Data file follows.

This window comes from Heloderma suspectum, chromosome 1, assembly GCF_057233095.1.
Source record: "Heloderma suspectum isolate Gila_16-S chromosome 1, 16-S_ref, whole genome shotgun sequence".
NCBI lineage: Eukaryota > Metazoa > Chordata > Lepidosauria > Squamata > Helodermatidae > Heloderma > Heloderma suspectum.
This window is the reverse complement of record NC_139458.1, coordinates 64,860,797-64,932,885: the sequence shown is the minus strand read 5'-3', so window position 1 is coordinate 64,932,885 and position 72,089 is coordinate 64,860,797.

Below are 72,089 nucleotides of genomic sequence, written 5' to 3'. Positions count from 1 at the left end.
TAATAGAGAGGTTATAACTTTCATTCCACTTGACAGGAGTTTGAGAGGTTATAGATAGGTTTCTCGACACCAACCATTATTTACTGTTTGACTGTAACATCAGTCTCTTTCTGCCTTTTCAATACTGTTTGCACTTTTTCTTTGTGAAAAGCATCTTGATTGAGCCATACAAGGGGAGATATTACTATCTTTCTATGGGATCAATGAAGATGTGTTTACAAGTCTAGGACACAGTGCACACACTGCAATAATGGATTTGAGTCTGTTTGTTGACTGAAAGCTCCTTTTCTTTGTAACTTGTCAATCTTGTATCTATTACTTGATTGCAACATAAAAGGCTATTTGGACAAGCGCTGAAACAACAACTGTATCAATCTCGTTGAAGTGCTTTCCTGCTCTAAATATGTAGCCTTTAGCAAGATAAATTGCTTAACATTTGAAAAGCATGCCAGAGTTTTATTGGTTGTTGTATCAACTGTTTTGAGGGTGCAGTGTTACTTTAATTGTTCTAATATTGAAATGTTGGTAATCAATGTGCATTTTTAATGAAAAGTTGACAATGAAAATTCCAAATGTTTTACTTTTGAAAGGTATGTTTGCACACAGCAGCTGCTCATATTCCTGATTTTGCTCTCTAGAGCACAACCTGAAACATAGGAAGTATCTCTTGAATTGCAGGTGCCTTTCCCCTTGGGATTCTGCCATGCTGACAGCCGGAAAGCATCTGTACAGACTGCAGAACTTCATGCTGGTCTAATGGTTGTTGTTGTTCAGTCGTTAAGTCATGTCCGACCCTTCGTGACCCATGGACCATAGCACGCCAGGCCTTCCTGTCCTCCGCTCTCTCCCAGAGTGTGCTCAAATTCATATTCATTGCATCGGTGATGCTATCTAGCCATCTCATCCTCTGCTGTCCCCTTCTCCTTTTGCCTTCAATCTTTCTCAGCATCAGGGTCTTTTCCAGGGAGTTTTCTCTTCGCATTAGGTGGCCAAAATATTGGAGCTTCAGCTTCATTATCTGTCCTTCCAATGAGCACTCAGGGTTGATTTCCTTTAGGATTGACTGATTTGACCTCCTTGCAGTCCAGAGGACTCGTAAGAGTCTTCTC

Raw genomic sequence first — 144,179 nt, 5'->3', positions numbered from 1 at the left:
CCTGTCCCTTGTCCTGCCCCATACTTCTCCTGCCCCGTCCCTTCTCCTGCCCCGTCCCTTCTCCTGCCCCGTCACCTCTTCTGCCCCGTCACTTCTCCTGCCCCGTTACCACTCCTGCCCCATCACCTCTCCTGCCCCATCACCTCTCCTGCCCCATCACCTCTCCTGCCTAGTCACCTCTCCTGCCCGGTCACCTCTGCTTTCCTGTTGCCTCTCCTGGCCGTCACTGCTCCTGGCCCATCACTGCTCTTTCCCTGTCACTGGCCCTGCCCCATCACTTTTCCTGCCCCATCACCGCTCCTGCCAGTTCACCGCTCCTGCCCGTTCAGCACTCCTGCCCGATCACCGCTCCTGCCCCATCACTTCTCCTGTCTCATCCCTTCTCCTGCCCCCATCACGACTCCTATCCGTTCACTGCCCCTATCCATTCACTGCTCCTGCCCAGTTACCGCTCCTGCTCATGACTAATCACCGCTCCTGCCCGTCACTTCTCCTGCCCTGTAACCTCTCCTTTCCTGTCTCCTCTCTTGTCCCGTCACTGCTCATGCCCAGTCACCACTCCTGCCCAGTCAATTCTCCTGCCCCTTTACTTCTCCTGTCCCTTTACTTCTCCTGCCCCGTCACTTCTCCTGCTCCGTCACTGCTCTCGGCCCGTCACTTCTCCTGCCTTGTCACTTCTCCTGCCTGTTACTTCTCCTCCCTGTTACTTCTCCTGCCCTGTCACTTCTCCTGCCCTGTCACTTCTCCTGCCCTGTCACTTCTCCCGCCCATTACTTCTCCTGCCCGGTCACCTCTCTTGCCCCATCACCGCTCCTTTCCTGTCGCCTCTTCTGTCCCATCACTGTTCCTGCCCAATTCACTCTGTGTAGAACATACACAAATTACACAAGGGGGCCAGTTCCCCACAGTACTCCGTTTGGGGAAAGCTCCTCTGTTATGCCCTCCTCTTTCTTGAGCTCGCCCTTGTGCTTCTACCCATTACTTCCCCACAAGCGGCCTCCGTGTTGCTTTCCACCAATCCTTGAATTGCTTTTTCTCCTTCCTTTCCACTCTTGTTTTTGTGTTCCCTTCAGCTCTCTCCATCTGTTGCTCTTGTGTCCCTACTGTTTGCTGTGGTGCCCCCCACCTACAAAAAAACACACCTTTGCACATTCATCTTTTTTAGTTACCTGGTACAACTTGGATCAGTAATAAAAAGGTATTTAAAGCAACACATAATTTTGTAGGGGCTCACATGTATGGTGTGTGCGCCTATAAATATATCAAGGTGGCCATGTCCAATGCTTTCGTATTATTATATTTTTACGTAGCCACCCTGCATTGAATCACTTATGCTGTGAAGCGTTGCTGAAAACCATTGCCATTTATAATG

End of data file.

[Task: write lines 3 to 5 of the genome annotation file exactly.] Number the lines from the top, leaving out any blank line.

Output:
NCBI lineage: Eukaryota > Metazoa > Chordata > Lepidosauria > Squamata > Helodermatidae > Heloderma > Heloderma suspectum.
This window is the reverse complement of record NC_139458.1, coordinates 64,860,797-64,932,885: the sequence shown is the minus strand read 5'-3', so window position 1 is coordinate 64,932,885 and position 72,089 is coordinate 64,860,797.

Below are 72,089 nucleotides of genomic sequence, written 5' to 3'. Positions count from 1 at the left end.